Square’s recent US$29bn acquisition of Australian-headquartered Afterpay has increased investor attention on the fast-growing Buy Now Pay Later (BNPL) space and on the strategic fit between payments and BNPL providers. Although both Square and Afterpay operate in developed markets, the industrial logic also holds in emerging markets.
In this note we describe how the BNPL business model works and highlight some recent industry trends, including the importance of scale. We examine the targeted synergies from the Square-Afterpay combination and provide takeaways for emerging market providers.
In a follow-up note, we will look at the BNPL landscape in emerging markets and highlight some companies that could attract interest from strategic investors.
BNPL business model
Buy Now Pay Later is a modern form of short-term credit allowing customers to pay for their purchases (mostly via e-commerce) in instalments. The facility is often free for the borrower (ie no charges or interest) if repaid on time, although some providers do charge establishment or periodic fees. In contrast, BNPL providers do typically charge fees to merchants, which is one of their primary sources of revenue. For merchants, BNPL providers can help boost sales by encouraging purchases from customers with insufficient liquid resources as at the transaction date.
BNPL providers compete with traditional forms of instalment purchases like credit card or instalment plans offered by merchants. Their growing success can be explained by their lower cost and greater convenience relative to these mainstream alternatives. Another factor in their favour, particularly in emerging markets, is that many consumers may be unable to access these alternative forms of finance.
Financial flows in a BNPL transaction*
Note: *When repayments are made from a linked debit or credit card
(b) May be free to consumers for on-time repayments of smaller balances; missed payments usually attract late fees, and establishment and/or periodic fees may apply for larger balances
Source: Reserve Bank of Australia
BNPL is a high margin business…
The major sources of revenue for BNPL companies are merchant fees, interest income and consumer fees. Looking at some of the established developed market players, the revenues/outstanding loans ratio ranges from 30-80%, while gross margins are between 60-90% of sales.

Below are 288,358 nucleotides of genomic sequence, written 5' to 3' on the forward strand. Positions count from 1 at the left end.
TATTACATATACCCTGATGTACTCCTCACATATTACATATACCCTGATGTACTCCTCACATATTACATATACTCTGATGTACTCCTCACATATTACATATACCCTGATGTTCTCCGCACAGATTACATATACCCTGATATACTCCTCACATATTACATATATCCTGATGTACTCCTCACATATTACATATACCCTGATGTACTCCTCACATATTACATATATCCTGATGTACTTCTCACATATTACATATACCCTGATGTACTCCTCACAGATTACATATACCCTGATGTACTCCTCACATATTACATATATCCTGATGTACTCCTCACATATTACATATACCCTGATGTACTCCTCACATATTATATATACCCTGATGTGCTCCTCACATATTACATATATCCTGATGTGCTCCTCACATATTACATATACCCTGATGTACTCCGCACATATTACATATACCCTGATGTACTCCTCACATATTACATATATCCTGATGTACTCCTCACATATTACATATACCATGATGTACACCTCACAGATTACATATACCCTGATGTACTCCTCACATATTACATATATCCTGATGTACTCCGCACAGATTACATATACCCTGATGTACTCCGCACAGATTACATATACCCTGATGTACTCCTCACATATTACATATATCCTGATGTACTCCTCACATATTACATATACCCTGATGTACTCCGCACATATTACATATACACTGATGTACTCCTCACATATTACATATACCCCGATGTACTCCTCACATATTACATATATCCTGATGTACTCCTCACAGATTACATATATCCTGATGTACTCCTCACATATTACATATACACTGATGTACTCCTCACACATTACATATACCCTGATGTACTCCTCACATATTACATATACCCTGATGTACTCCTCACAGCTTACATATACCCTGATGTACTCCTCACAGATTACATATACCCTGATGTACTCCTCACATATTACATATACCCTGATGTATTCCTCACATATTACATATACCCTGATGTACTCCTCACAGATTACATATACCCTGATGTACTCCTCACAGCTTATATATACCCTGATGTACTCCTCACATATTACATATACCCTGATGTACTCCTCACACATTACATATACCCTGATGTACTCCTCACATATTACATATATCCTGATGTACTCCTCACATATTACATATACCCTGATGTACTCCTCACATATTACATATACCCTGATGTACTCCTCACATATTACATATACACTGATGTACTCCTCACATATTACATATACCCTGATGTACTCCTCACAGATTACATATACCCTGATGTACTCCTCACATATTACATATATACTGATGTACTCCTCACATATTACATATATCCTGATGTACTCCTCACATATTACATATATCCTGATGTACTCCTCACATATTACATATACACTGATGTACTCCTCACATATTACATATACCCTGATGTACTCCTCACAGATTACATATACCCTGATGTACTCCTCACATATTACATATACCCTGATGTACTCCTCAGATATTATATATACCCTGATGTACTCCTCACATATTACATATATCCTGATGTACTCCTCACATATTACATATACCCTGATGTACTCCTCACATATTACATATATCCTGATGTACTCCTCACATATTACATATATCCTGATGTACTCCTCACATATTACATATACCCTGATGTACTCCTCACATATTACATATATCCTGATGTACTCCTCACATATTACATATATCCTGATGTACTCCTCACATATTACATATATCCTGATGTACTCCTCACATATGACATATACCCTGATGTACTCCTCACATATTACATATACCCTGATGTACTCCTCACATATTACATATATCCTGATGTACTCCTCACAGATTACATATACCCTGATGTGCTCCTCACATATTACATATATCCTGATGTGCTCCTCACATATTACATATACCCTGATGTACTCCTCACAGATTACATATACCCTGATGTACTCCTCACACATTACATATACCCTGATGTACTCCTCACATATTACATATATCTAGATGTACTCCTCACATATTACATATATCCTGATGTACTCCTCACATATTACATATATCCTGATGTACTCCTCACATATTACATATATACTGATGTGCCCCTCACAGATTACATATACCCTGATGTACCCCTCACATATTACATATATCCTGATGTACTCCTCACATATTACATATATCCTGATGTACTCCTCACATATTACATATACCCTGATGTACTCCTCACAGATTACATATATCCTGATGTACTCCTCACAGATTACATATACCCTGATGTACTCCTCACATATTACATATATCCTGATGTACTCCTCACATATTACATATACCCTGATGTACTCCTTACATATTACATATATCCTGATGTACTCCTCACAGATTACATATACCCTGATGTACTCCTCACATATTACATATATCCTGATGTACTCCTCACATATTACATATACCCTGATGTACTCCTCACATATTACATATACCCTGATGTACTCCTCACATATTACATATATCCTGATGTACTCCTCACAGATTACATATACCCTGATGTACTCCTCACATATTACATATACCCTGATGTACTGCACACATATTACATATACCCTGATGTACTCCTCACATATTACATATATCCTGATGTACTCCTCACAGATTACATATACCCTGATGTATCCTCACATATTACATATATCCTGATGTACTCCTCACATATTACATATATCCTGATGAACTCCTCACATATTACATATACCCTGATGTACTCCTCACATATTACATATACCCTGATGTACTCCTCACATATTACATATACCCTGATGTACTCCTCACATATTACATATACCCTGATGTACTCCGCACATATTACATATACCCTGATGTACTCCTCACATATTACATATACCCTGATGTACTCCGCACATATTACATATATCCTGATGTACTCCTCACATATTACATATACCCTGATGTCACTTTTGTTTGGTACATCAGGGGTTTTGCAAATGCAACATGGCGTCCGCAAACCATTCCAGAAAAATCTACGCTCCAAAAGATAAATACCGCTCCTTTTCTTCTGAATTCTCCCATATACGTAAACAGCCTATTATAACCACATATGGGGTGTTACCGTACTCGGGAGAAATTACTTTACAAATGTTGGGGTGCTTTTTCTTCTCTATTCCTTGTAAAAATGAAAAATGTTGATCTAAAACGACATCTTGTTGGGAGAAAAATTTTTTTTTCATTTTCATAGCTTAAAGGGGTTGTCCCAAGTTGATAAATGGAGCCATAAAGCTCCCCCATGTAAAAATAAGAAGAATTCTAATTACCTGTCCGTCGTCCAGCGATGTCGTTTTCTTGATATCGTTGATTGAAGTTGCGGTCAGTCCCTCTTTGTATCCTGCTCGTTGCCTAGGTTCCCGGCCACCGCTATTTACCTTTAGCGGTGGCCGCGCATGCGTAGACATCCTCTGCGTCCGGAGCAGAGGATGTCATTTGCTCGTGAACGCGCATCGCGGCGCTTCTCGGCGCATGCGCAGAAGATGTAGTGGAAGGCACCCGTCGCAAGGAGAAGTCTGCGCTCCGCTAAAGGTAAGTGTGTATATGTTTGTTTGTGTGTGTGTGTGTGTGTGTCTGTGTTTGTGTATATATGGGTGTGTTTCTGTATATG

…but default rates are high too
Despite these high margins, most global BNPL companies are running losses. The two main reasons for this are high administrative and marketing expenses (the cost/income ratio for these three players averages 138%) and high credit default rates. Annual credit impairment costs of these three global BNPL providers are on average c16% of revenues and 8% of outstanding loans. We would expect emerging markets default rates to be even higher; according to The Economic Times, the bounce rate (ie % of loans not repaid on time) for BNPL companies in India is about 15-20%.
Scale and partnerships are key to control defaults
Scale and strategic partnerships are important success drivers for all fintechs; but we think their importance is even greater for BNPL businesses. With higher scale and access to strategic partners' customer information, BNPL providers can analyse more data, enabling them to better assess credit risk and control default rates, and thereby lift financial performance. These factors can also raise borrower default costs; for example, Ant Group's Huabei product locks defaulted customers out of the Alibaba e-commerce platform; this, along with other risk management tools, have enabled Ant Group to keep consumer loan default rates within 2-3% range.
The rationale behind Square's Afterpay acquisition
Square, a leading US-based payments infrastructure company, recently acquired Australian-headquartered Afterpay for US$29bn paid in stock, equivalent to 43x Afterpay’s FY 21 revenues (end-June). Australia-based Afterpay is one of the leading BNPL providers globally with operations in seven countries including the UK and the US.
Square targets various synergies from the transaction, including:
Offering Afterpay's BNPL services to Square's merchants
Selling Square's payments services to Afterpay's 98,000 merchants
Using the broader product suite of the combined company to attract more merchants to the platform
Integrating Afterpay’s BNPL services within Square's Cash App, which has 70mn individual users.
Potential synergies from Square-Afterpay deal
Source: Square + Afterpay company presentation
Partnering payments and BNPL products can prove to be a lucrative combination
The Square and Afterpay deal highlights the natural fit between payments and BNPL companies. We think such partnership is even more beneficial in emerging markets as payments companies have access to consumer spending patterns, which are important for credit risk management in the absence of credit bureau coverage and other traditional consumer financial data. We have previously highlighted Huabei from Ant Group, which leverages off Alipay data to generate additional sales for Alibaba. There are many other examples of other fruitful partnerships elsewhere in EM. For example, PayU, a payments gateway company in India, owns LazyPay, one of the leading BNPL companies in the country. UK’s Checkout.com recently led a US$110mn funding round in Saudi Arabian BNPL provider Tamara, taking a minority stake.
In emerging markets, we have seen payments companies growing strongly and commanding high valuations. As per our EM fintech survey, one of the top three strategic priorities for both payments and lending fintechs is expansion of their product base. Therefore, payments companies and BNPL companies could follow Square and Afterpay's footsteps to expand their offerings to both consumers and merchants in their markets of operations.